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I'm not referring to preloading images, I want to preload an HTML page using JQuery.

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Yes, but it would help to know why you're doing it and what effect you want to achieve otherwise the answer you get probably won't be as helpful as it might. – Gareth Simpson Aug 18 '09 at 16:34
up vote 7 down vote accepted

Ajax the content in then use as you wish:

var myPrefetchedPage;
$.ajax({
  url: "test.html",
  cache: false,
  success: function(html){
    myPrefetchedPage = html;
  }
})

myPrefetchedPage is now the full content - which can be injected into the current page (completely replacing the page if required.

If you are just trying to leverage caching as much as possible a hidden iFrame may work better. You can then use jQuery to cycle the iframe src to fetch multiple pages.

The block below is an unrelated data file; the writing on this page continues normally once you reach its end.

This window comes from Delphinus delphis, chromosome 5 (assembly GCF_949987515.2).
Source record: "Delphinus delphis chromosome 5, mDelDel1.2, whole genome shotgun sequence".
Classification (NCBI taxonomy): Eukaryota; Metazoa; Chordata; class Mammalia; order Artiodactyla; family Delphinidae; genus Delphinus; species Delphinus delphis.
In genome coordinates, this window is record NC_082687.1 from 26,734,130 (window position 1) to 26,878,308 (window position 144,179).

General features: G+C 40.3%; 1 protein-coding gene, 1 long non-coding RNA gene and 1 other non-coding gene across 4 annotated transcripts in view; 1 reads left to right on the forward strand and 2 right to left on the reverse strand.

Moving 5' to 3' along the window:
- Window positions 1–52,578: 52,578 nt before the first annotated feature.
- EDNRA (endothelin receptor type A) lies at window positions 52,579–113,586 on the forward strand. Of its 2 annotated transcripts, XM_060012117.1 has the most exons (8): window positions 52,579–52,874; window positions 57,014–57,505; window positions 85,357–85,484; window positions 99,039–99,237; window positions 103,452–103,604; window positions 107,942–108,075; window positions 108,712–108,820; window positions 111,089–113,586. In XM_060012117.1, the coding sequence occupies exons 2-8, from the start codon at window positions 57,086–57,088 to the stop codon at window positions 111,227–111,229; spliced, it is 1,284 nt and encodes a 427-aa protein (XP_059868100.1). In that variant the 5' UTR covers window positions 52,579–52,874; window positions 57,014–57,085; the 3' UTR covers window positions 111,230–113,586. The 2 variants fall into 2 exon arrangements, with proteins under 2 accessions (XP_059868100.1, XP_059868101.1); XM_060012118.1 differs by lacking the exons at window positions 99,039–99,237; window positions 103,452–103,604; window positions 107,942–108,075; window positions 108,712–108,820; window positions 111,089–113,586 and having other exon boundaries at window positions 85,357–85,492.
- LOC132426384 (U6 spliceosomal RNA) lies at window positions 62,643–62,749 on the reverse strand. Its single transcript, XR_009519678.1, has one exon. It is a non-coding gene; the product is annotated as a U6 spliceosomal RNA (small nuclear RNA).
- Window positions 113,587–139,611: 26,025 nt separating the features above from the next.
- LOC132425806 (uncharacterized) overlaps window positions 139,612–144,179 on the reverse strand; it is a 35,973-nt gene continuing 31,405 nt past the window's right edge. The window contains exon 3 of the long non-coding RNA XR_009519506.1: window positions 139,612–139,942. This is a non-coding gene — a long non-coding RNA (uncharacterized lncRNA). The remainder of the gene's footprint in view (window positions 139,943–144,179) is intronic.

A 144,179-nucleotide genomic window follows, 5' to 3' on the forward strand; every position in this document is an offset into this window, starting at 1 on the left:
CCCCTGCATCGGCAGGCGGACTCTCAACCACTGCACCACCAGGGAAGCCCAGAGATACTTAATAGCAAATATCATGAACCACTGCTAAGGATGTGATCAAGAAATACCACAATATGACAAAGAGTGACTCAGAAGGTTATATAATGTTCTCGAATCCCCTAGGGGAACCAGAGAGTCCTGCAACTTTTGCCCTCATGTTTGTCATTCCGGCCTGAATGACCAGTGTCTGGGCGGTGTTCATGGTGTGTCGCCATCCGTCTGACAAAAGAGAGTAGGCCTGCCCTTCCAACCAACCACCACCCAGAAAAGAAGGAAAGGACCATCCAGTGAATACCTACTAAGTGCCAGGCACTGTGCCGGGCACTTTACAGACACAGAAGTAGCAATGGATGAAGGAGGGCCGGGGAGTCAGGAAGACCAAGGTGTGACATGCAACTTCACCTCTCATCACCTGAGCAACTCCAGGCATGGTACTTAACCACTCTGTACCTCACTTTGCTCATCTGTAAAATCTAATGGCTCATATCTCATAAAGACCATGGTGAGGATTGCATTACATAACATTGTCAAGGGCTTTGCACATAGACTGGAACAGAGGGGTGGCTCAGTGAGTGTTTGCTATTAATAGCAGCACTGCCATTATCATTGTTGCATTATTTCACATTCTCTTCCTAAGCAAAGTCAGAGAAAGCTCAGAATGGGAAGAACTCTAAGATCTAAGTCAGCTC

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Thanks! That I guess is what I needed, I'd only need to cache the js associated with the page, not the html page itself. – HyderA Aug 18 '09 at 20:46

You could put everything in a div that is not visible, and once the document is ready, make the div visible - although this really isn't "pre-loading" - it is just not displaying anything until everything is loaded.

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Why yes it is! You could do something like having an iframe for your content, fetching the content separately, and then filling the frame.

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Set a class on the body to hide it, then remove it using Javascript at the onload event.

(But why you would want to do this is another question.)

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Yes, you can load the page via jQuery.get and then do what you want to with it (in string form) before displaying it. If you insert it into a hidden container, you can manipulate it with the DOM first.

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You can use: The browser will download assets for and render an entire page in the background. When user click that "yourpage" link, the page will display almost instantly.

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